Covid rules Scotland: new testing and isolation guidelines explained, restrictions update - current guidance

A PCR test is also no longer required for those who are experiencing coronavirus symptoms

Self-isolation requirements have been scrapped this weekend (1 May) in favour of guidance urging Scots to “stay at home” if they are unwell, the Scottish Government has announced.

As Scotland recovers from the pandemic, the government has also announced that those experiencing coronavirus symptoms are no longer required to take a PCR test.

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Mass testing will end, with testing sites also closing and contact tracing coming to an end.

The announcement came despite Scotland having recorded 29 coronavirus-linked deaths and 2,587 cases in the past 24 hours, according to the latest figures.

But what is the new guidance, and how have the rules changed?

Here is everything you need to know.

Do I have to self-isolate if I have symptoms?

The most significant modification to the guidelines, which took effect from Sunday 1 May, is the elimination of the legal requirement to self-isolate if coronavirus symptoms are present.

Those with a fever or who are too sick to go about their usual activities are still being advised to stay at home until they feel better, but are no longer required to take a PCR test.

The guidance has also been updated for children, who should also stay at home if they have a fever and other Covid-19 symptoms.

But young people aged 18 and under who are otherwise healthy do not need to stay at home and can continue to attend school if they are suffering only from mild symptoms, such as a runny nose, sore throat or slight cough.

The Scottish Government has advised that symptoms of the virus are considered to be:

  • continuous cough
  • high temperature, fever or chills
  • loss of, or change in, your normal sense of taste or smell
  • shortness of breath
  • unexplained tiredness, lack of energy
  • muscle aches or pains
  • unusual hunger
  • headaches
  • sore throat, stuffy or runny nose
  • diarrhoea, feeling sick or being sick

More information on the Scottish Government’s updated guidance can be found here.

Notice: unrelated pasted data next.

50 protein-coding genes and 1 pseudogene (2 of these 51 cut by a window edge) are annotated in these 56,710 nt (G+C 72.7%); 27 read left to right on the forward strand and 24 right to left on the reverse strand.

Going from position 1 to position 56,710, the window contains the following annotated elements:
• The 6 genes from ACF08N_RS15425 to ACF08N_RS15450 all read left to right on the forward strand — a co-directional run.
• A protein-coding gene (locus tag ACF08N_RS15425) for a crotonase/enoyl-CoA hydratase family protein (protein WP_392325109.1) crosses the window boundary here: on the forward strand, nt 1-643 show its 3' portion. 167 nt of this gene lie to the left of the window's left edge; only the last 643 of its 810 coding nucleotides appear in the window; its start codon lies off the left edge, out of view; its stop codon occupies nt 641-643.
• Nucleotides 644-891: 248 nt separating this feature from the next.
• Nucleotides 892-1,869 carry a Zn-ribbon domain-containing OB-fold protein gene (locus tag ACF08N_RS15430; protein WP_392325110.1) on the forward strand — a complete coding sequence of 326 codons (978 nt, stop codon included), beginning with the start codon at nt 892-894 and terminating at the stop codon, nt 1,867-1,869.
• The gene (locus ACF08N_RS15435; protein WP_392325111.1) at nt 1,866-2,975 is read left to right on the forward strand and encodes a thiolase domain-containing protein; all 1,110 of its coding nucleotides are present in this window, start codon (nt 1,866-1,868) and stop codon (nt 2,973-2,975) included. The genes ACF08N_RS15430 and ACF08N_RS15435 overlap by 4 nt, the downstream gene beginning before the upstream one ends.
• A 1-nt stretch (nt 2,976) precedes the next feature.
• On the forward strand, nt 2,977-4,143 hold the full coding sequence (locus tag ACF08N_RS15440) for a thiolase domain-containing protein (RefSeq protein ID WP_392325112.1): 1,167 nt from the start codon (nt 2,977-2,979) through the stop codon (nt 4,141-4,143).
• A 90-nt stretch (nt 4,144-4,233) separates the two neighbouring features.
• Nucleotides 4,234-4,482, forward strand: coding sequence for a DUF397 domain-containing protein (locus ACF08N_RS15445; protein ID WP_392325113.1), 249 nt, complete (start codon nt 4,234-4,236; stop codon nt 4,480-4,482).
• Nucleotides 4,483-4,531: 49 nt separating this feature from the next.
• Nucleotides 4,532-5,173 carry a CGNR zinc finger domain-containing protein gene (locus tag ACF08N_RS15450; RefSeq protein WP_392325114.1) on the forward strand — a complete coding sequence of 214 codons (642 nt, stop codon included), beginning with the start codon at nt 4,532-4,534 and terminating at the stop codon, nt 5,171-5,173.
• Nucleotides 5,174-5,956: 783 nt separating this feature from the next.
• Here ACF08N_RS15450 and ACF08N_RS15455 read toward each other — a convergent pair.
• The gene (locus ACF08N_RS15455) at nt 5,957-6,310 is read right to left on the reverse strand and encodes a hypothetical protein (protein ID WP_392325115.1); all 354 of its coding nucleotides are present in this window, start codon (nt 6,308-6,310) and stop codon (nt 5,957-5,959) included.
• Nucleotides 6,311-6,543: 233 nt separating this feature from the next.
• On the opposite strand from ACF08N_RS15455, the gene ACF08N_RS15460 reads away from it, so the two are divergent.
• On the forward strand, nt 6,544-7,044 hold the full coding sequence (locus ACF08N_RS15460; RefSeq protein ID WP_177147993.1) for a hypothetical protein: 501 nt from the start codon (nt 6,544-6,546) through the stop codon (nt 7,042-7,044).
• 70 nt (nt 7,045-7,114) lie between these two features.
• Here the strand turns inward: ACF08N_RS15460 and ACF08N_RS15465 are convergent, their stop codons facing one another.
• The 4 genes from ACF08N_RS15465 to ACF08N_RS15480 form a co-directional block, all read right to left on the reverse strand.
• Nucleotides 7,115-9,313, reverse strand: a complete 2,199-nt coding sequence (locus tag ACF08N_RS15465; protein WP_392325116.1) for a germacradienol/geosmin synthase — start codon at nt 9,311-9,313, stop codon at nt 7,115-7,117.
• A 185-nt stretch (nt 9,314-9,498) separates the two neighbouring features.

On 1 May, self-isolation requirements were repealed in favour of advice advising Scots to ‘stay at home’ (Photo: Jane Barlow-Pool/Getty Images)

What if I test positive for Covid-19?

If you do take a Covid-19 test and the result is positive, you should follow revised guidance to stay at home for three days if you're 18 years and under, or for five days if you're over 18 years.

The way that these should be counted has changed: Day 1 is the day after you took your test.

What if I am a close contact?

(Photo: Jeff J Mitchell/Getty Images)

Because they are most likely to have continuous close contact, those who live in the same household as someone with coronavirus are at the greatest risk of becoming infected.

People who stayed overnight in the home of a coronavirus-infected person when they were infectious are likewise at risk.

It can take up to 10 days for an infection to develop if you're a household or overnight contact; if you develop symptoms of a respiratory infection, follow the guidance for people with symptoms (stay at home and avoid contact with other people).

How do the changes affect the self-isolation payment?

The self-isolation support grant - designed to help those on low incomes to self-isolate - has reduced from £500 to £225 from 1 May, after changes to the mean adults only have to stay at home for five days if they test positive.

Those applying for the self-isolation grant are among the people still eligible for a free test.

Close contacts of those who have tested positive are no longer eligible for the payment, and payments are now limited to three per claimant.

More information can be found here.

What else has changed?

The Protect Scotland contact tracing app will be shut down "shortly," although Scots are advised to keep the app on their phones in case it is needed again.

And the NHS in Scotland has been taken off an emergency footing from the end of Saturday 30 April.

Testing for the general population in Scotland has ended, with testing sites also closing and contact tracing coming to an end.

Tests will continue to be available for Scots who work in the health or social care sectors, are visiting hospitals or care homes or are receiving treatment, unpaid carers or people in prison.

More information on the Scottish Government’s updated guidance can be found here.

Could self-isolation rules come back?

Despite the significant rule changes to self-isolation, First Minister Nicola Sturgeon has warned that the coronavirus outbreak is far from over.

Although the country is progressing in the right direction, she asked the public to be “sensible” when it comes to the virus.

Speaking during a campaign visit to a community centre in Glasgow, Sturgeon said: “It’s not the end of the pandemic. I think we’ve got to be clear that this virus is still with us.

“We see in other parts of the world it’s still causing a lot of problems and case levels here in Scotland remain high. The pressure on the National Health Service is still significant.”

Linda Bauld, a public health expert, told BBC Good Morning Scotland that If a new variant "really challenged the progress made, measures may need to be reevaluated.

The Edinburgh University professor said: “Essentially we are moving to a stage now where we are less worried about infection and what we’re focusing on is trying to find people who have the virus, who need support or are supporting those who are most vulnerable.

She added: “We’re kind of moving to a stage where we’re treating this a bit like other viruses which I know not everyone agrees with.”